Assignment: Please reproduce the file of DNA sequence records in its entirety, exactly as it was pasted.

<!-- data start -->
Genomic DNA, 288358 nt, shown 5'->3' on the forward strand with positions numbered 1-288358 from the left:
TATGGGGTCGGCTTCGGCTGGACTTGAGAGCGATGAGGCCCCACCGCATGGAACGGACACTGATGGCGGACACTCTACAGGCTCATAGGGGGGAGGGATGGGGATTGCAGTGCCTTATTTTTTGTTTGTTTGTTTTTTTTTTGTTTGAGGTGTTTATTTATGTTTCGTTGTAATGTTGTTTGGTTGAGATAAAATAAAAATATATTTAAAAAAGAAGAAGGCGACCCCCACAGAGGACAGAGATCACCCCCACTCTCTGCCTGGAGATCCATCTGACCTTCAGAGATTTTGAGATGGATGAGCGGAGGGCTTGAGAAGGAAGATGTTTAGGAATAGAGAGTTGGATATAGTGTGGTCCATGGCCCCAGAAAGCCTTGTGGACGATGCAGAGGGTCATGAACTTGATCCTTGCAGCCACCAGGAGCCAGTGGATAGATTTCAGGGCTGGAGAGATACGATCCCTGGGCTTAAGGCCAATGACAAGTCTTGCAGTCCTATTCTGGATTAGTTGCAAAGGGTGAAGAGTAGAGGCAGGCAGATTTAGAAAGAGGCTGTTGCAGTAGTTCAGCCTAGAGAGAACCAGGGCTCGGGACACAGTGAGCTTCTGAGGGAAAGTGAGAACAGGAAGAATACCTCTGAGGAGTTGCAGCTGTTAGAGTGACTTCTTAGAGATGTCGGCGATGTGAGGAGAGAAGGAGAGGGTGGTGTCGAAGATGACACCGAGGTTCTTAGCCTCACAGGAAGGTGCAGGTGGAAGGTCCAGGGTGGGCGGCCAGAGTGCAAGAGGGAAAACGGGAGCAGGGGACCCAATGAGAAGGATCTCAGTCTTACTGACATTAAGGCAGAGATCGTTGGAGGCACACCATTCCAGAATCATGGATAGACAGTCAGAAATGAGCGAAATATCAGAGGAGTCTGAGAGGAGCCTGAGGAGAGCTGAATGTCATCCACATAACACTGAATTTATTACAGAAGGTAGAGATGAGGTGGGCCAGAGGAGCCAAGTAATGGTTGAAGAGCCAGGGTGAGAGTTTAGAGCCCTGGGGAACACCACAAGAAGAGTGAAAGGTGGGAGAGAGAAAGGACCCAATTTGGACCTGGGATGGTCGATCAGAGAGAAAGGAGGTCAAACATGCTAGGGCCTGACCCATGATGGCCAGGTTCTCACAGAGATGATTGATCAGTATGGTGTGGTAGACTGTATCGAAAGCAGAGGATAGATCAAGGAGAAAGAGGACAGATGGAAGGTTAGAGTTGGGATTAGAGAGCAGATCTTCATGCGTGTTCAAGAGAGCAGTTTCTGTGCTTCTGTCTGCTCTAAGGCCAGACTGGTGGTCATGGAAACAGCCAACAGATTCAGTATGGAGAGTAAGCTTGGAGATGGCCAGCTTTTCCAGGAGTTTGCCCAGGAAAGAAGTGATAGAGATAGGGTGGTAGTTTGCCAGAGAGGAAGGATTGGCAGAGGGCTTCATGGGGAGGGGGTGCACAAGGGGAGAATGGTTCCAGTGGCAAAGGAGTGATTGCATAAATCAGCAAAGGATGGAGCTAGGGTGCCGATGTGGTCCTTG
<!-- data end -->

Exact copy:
Genomic DNA, 288358 nt, shown 5'->3' on the forward strand with positions numbered 1-288358 from the left:
TATGGGGTCGGCTTCGGCTGGACTTGAGAGCGATGAGGCCCCACCGCATGGAACGGACACTGATGGCGGACACTCTACAGGCTCATAGGGGGGAGGGATGGGGATTGCAGTGCCTTATTTTTTGTTTGTTTGTTTTTTTTTTGTTTGAGGTGTTTATTTATGTTTCGTTGTAATGTTGTTTGGTTGAGATAAAATAAAAATATATTTAAAAAAGAAGAAGGCGACCCCCACAGAGGACAGAGATCACCCCCACTCTCTGCCTGGAGATCCATCTGACCTTCAGAGATTTTGAGATGGATGAGCGGAGGGCTTGAGAAGGAAGATGTTTAGGAATAGAGAGTTGGATATAGTGTGGTCCATGGCCCCAGAAAGCCTTGTGGACGATGCAGAGGGTCATGAACTTGATCCTTGCAGCCACCAGGAGCCAGTGGATAGATTTCAGGGCTGGAGAGATACGATCCCTGGGCTTAAGGCCAATGACAAGTCTTGCAGTCCTATTCTGGATTAGTTGCAAAGGGTGAAGAGTAGAGGCAGGCAGATTTAGAAAGAGGCTGTTGCAGTAGTTCAGCCTAGAGAGAACCAGGGCTCGGGACACAGTGAGCTTCTGAGGGAAAGTGAGAACAGGAAGAATACCTCTGAGGAGTTGCAGCTGTTAGAGTGACTTCTTAGAGATGTCGGCGATGTGAGGAGAGAAGGAGAGGGTGGTGTCGAAGATGACACCGAGGTTCTTAGCCTCACAGGAAGGTGCAGGTGGAAGGTCCAGGGTGGGCGGCCAGAGTGCAAGAGGGAAAACGGGAGCAGGGGACCCAATGAGAAGGATCTCAGTCTTACTGACATTAAGGCAGAGATCGTTGGAGGCACACCATTCCAGAATCATGGATAGACAGTCAGAAATGAGCGAAATATCAGAGGAGTCTGAGAGGAGCCTGAGGAGAGCTGAATGTCATCCACATAACACTGAATTTATTACAGAAGGTAGAGATGAGGTGGGCCAGAGGAGCCAAGTAATGGTTGAAGAGCCAGGGTGAGAGTTTAGAGCCCTGGGGAACACCACAAGAAGAGTGAAAGGTGGGAGAGAGAAAGGACCCAATTTGGACCTGGGATGGTCGATCAGAGAGAAAGGAGGTCAAACATGCTAGGGCCTGACCCATGATGGCCAGGTTCTCACAGAGATGATTGATCAGTATGGTGTGGTAGACTGTATCGAAAGCAGAGGATAGATCAAGGAGAAAGAGGACAGATGGAAGGTTAGAGTTGGGATTAGAGAGCAGATCTTCATGCGTGTTCAAGAGAGCAGTTTCTGTGCTTCTGTCTGCTCTAAGGCCAGACTGGTGGTCATGGAAACAGCCAACAGATTCAGTATGGAGAGTAAGCTTGGAGATGGCCAGCTTTTCCAGGAGTTTGCCCAGGAAAGAAGTGATAGAGATAGGGTGGTAGTTTGCCAGAGAGGAAGGATTGGCAGAGGGCTTCATGGGGAGGGGGTGCACAAGGGGAGAATGGTTCCAGTGGCAAAGGAGTGATTGCATAAATCAGCAAAGGATGGAGCTAGGGTGCCGATGTGGTCCTTG